By: Amanda Willis
A new partnership with a local elementary school and a thriving community garden have helped Christ United Methodist Church in Maplewood reach neighbors in new ways.
“A couple of years ago this church may have faded off into the sunset,” said Rev. Rachael Warner. “But at this point, to that school, to those families, and to those teachers it would matter if we weren’t here. The work we are doing is making an impact quickly.”
Christ UMC’s outreach was made possible thanks to a $19,000 Investing in Congregations grant through the Minnesota Conference’s Office of Congregational Development. Such grants are awarded annually to churches that demonstrate a potential, capacity, and commitment to reach new people, grow in love of God and neighbor, and heal a broken world—and applications for 2016 grants are being accepted through Oct. 15.
Christ has been working with Highwood Hills Elementary School, located about one mile away from the church, since January to establish meaningful relationships with teachers, families, and students.
Six volunteers from the church go to the school each week to work in classrooms, provide one-on-one support for children with behavioral challenges, and start an arts-and-music enrichment program for students. The school currently has no funding for art or music.
The community garden, meanwhile, has helped Christ UMC to reach neighbors outside of the school system. The church started the garden during the summer of 2014 but this year made a number of improvements thanks to the grant. Members built raised beds in which to plant vegetables and brought in better soil and higher-quality plants.
Families from the church agree to be responsible for a bed for during the growing season. At harvest time this year, the entire congregation will come together to host a potluck for the community. The foods prepared will all include vegetables from the garden.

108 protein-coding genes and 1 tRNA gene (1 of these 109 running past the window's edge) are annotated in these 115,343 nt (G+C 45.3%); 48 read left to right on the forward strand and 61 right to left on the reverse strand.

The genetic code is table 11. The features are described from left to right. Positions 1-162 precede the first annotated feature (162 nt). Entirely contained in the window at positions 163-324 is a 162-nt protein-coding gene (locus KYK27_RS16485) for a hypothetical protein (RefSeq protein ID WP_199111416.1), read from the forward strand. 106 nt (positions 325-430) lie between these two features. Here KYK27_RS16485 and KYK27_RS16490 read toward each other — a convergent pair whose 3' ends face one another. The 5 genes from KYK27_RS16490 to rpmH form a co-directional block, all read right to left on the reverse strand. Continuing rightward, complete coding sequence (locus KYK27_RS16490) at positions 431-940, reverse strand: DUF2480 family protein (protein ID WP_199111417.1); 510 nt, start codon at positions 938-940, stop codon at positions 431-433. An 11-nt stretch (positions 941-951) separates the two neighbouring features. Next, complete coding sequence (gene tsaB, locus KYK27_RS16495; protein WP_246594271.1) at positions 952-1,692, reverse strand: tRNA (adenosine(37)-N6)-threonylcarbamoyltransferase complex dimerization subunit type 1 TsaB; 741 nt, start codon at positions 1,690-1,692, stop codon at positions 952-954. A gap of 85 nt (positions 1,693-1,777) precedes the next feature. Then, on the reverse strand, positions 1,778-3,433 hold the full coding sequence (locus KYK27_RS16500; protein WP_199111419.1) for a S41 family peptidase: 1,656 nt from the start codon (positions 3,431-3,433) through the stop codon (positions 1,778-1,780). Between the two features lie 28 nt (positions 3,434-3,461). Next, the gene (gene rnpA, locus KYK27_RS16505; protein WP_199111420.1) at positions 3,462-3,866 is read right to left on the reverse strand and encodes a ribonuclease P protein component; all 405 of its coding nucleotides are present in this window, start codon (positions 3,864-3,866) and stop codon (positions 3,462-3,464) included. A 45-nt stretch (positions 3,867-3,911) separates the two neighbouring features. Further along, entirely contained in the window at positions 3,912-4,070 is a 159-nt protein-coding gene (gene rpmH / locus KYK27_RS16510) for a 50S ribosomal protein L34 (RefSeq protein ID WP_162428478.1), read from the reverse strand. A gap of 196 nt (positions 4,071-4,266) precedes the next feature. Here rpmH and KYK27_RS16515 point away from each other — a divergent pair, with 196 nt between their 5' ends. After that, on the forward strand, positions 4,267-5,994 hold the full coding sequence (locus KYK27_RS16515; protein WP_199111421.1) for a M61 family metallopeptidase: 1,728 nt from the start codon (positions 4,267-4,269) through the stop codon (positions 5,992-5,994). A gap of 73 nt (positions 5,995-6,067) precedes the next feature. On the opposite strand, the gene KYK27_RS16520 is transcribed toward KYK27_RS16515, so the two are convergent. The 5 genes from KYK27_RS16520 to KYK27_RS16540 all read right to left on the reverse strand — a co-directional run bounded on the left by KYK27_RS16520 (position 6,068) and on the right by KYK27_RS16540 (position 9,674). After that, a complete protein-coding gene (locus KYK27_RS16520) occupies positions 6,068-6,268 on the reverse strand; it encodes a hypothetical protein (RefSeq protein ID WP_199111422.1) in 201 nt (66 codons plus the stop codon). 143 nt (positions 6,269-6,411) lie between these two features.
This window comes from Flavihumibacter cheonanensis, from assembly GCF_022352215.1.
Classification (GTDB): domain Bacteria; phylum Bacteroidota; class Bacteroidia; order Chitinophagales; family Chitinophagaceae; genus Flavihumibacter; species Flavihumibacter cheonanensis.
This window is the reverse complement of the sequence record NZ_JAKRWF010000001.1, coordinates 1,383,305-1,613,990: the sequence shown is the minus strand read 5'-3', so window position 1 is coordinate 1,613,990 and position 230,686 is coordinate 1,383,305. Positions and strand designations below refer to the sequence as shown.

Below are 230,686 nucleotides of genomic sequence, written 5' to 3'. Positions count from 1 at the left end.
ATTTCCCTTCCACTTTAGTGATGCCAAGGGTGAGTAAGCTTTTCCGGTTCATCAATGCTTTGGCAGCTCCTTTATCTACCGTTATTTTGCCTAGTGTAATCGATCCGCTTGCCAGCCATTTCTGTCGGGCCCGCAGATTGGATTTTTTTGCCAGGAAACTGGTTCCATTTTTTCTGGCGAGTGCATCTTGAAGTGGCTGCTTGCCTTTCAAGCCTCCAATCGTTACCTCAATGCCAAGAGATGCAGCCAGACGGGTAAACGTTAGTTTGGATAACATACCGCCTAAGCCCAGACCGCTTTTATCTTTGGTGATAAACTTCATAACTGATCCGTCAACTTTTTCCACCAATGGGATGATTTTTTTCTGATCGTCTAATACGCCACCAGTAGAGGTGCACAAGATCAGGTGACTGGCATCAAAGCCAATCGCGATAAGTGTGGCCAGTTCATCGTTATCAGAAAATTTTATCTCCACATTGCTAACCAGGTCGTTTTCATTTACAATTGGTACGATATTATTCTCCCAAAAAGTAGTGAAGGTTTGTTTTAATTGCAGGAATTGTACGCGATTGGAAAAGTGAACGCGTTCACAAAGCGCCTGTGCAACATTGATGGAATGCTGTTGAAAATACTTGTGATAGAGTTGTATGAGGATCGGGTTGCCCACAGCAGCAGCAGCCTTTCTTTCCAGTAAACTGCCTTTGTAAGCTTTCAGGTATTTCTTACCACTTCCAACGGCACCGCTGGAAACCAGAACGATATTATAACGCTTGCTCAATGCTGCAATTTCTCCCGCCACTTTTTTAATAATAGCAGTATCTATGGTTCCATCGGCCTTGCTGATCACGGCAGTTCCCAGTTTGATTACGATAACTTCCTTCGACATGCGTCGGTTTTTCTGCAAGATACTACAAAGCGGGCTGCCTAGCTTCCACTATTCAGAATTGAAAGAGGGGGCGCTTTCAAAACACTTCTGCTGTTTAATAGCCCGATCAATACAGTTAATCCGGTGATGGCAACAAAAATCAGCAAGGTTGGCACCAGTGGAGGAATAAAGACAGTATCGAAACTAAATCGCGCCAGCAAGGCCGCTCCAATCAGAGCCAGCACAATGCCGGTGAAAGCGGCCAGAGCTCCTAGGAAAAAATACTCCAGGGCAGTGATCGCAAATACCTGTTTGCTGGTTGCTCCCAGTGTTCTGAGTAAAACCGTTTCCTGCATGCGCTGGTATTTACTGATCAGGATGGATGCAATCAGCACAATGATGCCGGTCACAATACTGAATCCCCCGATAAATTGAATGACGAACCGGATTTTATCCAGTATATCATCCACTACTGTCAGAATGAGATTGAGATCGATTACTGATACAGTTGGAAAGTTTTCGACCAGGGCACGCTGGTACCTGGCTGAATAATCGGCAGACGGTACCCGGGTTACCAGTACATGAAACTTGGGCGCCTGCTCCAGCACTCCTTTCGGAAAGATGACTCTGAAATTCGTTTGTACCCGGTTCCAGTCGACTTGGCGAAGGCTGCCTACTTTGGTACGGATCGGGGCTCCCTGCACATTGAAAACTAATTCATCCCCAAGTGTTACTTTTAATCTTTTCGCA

The outreach has helped Christ UMC to achieve growth. Its average Sunday worship attendance went from 50 in 2013 to more than 65 today.
Applying for a grant
Investing in Congregations grant funding through the Office of Congregational Development—which is awarded for new ministries, programs, or staff positions—ranged from $500 to more than $33,000 in 2015. A committee that includes both clergy and laity reviews applications each year and decides how to divide up the $200,000 in grant money that’s available through the conference’s apportioned budget.
New for the 2016 grants are three different application options (click the links to download each type of application):
• Major grants: Total $2,500 or more
• Micro grants: Total $2,500 or less
• Grant renewal: Projects can receive funding for up to three years. Grant money is reduced each subsequent year for projects that receive funding more than once, and the goal is for each one to become self-sustaining by the end of the three years.
Micro grants debuted this year and are back by popular demand. The 40 churches that received them used the money for everything from Vacation Bible School, to financial training, to nutrition and literacy programs.
Grant helps Champlin UMC reach the next generation
Champlin United Methodist Church has been using the $20,000 grant it received to make huge improvements in the projector technology in its sanctuary and to connect with young people. A church team decided more than a year ago to start researching how to reach Millennials (those born between the early 1980s and the early 2000s).
The research team was made up of young people—some current church members others who were unchurched. Because the church started the research before receiving the grant, it hit the ground running after receiving the funds. The team designed and branded a new worship service called REFUEL, designed to reach young adults.
The church made lots of changes in order to position REFUEL for success—including modifying the language used in the service (“visitors” are now called “guests”), making the narthex into a gathering space that looks like a coffee house, text messaging reminders about upcoming REFUEL services, and providing first-time guests with welcome bags containing a protein bar (in a REFUEL wrapper), a candle, and more.
Additionally, because research showed that Millennials weren’t inclined to show up every Sunday, REFUEL takes place just once a month. It has been hugely popular, with 120 guests at the June service.
“One of the key things we learned is we needed to re-imagine church, and we feel Champlin is now that bridge to the spiritual lives of these young people,” said Kay Roberts, Champlin UMC’s director of worship.
Amanda Willis is communications associate for the Minnesota Annual Conference of the United Methodist Church.
Minnesota Annual Conference of the United Methodist Church